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Editors' Choice Awards 2010: Most Eco-Friendly Airline

by SmarterTravel Staff
Editor's Choice Badge: Most Eco-Friendly Airline
Editor's Note: This story was originally published on May 23, 2010. To see the most recent SmarterTravel articles on related topics, please click on any of the following links: airfare, Continental, Delta, eco travel, Virgin America.

Winner: Virgin America

Many domestic airlines make it difficult to locate any environmental policies on their websites. Which has to make you wonder: Do any such policies exist? U.S. carriers certainly have some catching up to do with airlines such as Great Britain's easyJet and Costa Rica's Nature Air, the world's first carbon-neutral airline. However, our choice for Most Eco-Friendly Airline among domestic carriers, Virgin America, is doing its part to think green and is setting an example for other U.S. carriers to follow.

It's important to realize that many cost-cutting initiatives are spun off as "environmentally friendly" practices. True, eliminating in-flight magazines, replacing airplane parts with lighter models, and flying the most direct routes help the environment, but it's hard to believe airlines would adopt these practices if it didn't also mean saving money. Carriers can't really call themselves eco-friendly if they have just one green plane, or recycle only aluminum cans. This is where Virgin America separates itself from the crowd with its integrated approach to being environmentally conscious.

Though the Virgin Group has a minimal share in Virgin America, the airline still falls under Virgin's corporate umbrella and follows its overall environmental and sustainability code. This includes donating all of the group's profits toward alternative fuel research and development. Additionally, Virgin America annually offsets its corporate carbon footprint.

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Virgin America does have a distinct advantage: As a recent startup, the airline could focus on being green from the ground up. Its young fleet, with an average age of three years, consists of Airbus 319s, some of the most fuel-efficient planes in the industry, and Airbus 320s. And it is the first airline to list its carbon footprint according to internationally accepted standards via The Climate Registry. On the ground, planes minimize the use of auxiliary power units and use a single engine while taxiing, while in the air, pilots utilize advance avionics to fly more efficiently, regulate cruising speed to reduce fuel burn, and practice idle reverse landings that improve deceleration and fuel efficiency. Planes fly at optimal altitudes, using the most direct routes possible, and fly with programmed speeds when feasible.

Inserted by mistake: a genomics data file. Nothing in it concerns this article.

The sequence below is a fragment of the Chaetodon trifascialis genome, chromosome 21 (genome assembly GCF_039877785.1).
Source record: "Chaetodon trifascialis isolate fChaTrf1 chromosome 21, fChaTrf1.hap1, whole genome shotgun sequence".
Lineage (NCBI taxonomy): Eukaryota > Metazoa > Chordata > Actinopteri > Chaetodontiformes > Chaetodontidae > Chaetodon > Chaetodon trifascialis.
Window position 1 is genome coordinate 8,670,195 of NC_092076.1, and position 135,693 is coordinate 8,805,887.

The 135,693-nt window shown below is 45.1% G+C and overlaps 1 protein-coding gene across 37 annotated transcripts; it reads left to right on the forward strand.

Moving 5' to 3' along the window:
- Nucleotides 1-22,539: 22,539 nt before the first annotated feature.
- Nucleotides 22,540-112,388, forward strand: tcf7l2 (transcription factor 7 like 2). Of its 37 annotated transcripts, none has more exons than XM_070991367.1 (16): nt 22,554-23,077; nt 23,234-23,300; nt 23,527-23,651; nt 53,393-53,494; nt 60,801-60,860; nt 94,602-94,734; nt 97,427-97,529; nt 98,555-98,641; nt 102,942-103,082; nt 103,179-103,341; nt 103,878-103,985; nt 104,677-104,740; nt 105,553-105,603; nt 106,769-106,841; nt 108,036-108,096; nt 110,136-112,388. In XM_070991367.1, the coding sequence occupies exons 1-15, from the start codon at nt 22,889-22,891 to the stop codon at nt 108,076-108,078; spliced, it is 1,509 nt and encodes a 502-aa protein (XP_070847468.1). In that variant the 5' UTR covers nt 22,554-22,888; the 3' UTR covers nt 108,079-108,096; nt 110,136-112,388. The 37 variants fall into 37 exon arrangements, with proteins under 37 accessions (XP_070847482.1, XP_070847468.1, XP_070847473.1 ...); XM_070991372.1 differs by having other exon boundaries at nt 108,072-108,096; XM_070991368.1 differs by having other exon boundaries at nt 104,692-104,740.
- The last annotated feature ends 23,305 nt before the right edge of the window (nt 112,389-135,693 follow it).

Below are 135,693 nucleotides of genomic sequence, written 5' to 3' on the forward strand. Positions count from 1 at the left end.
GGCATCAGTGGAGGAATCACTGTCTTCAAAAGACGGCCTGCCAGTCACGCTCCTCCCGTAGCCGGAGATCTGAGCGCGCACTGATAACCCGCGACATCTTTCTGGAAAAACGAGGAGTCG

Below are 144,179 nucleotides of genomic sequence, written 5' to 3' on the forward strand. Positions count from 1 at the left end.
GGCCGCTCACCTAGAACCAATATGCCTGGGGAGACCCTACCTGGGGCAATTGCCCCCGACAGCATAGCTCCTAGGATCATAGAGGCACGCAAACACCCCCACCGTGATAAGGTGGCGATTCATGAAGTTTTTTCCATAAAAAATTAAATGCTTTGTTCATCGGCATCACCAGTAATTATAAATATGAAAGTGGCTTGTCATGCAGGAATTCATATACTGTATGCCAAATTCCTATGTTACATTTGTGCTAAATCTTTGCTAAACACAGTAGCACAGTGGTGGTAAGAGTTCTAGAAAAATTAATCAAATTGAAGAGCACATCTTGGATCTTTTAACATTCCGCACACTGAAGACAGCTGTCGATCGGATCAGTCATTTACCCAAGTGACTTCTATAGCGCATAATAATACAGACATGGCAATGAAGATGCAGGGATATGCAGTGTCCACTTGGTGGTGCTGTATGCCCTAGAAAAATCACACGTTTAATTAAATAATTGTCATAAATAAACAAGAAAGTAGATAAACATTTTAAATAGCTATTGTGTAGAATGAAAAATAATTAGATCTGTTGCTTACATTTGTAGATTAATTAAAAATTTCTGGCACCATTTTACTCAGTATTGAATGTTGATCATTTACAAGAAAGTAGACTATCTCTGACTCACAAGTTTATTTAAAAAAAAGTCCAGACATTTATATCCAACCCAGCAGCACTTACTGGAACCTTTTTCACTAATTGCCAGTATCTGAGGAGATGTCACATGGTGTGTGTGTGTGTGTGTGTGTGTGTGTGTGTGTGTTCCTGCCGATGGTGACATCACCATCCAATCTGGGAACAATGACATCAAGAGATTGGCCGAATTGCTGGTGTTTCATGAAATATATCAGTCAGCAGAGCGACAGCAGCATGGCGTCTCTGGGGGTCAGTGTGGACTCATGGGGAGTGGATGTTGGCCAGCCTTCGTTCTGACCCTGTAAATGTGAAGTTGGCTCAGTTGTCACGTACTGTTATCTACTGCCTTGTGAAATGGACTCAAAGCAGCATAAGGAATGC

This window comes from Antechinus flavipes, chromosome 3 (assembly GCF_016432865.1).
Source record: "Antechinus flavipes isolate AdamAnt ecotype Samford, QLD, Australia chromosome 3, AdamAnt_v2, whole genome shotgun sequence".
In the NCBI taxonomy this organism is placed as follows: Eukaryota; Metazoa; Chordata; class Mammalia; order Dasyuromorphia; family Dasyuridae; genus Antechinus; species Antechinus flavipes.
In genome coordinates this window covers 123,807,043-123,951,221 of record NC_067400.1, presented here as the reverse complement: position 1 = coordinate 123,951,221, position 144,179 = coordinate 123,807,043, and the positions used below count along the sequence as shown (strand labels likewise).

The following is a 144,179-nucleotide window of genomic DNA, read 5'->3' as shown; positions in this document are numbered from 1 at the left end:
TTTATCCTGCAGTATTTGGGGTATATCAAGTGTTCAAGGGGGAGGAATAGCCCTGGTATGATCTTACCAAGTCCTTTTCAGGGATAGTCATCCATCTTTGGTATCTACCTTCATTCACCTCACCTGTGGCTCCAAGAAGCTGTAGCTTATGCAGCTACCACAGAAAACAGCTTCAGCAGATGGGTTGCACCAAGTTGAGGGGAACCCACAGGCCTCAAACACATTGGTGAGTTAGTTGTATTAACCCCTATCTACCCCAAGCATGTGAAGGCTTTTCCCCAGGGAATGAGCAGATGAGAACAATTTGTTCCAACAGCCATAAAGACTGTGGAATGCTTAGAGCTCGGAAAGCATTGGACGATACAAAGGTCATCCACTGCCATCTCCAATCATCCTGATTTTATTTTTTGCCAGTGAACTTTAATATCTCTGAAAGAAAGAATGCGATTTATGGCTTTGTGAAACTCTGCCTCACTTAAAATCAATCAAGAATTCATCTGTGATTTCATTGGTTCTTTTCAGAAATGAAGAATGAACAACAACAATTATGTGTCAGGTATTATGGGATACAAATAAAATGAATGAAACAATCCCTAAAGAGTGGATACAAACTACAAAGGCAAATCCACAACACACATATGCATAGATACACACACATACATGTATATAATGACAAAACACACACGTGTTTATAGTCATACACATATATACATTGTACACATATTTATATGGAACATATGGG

What's it all mean? It means a Virgin America flight uses about 680 fewer pounds of carbon per passenger on the round-trip New York City to Los Angeles route than United, or around 450 fewer pounds per passenger than Delta on a Los Angeles to San Francisco round-trip flight. (Green Flight's carbon calculator is a great tool for calculating the amount of carbon per passenger on any route.)

Virgin America has never had paper manuals or in-flight magazines, it is the first commercial passenger airline to join the EPA's Climate Leaders Program, and it recycles numerous materials at its corporate headquarters. Additionally, the airline recycles waste from all flights into and out of San Francisco and Seattle, which make up 47 percent of its departures. Travelers can also offset their travel while en route via the seatback entertainment systems, and are able to order organic, sustainable, or locally produced food and beverages from the in-flight menu. Most offerings use biodegradable containers and minimal packaging. Additionally, in-air bathrooms feature environmentally-friendly soap.

When we were looking for the most eco-friendly airline, we wanted to see carriers that went beyond recycling. In addition to this practice, we looked at airlines' average fleet age and aircraft in the fleet; 2009 load factors; whether or not a carbon offset option is offered; corporate practices; investment in alternative fuels, research, and ways of preserving fuel; investment in fuel efficiency improvements; plane materials; and, finally, in-flight policies.

Honorable mentions go to Delta and Continental. While many airlines have in-flight recycling programs, Delta deserves recognition for its above-average efforts. Continental gains a nod for being the first U.S. airline to test a biofuel-powered demonstration flight and the first to launch a paperless boarding pass pilot program.

Your Turn

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See All Editors' Choice Winners

Most Customer-Friendly Airline | Best Free Airline Perk | Best Coach-Class Experience | Best Value Airline | Best Value Destination | Best Hotel Loyalty Program | Best Rental Car Loyalty Program | Best Travel Rewards Card for Domestic Use | Best Travel Rewards Card for Overseas Use | Best Travel Rewards Card for ATM Use | Best Airline Website | Best Use of Social Media | Most Pet-Friendly Airline for Checked Pets | Most Pet-Friendly Airline for Carry-On Pets | Most Eco-Friendly Airline | Best Airport for Layovers | Best Airport for Connections

 
 
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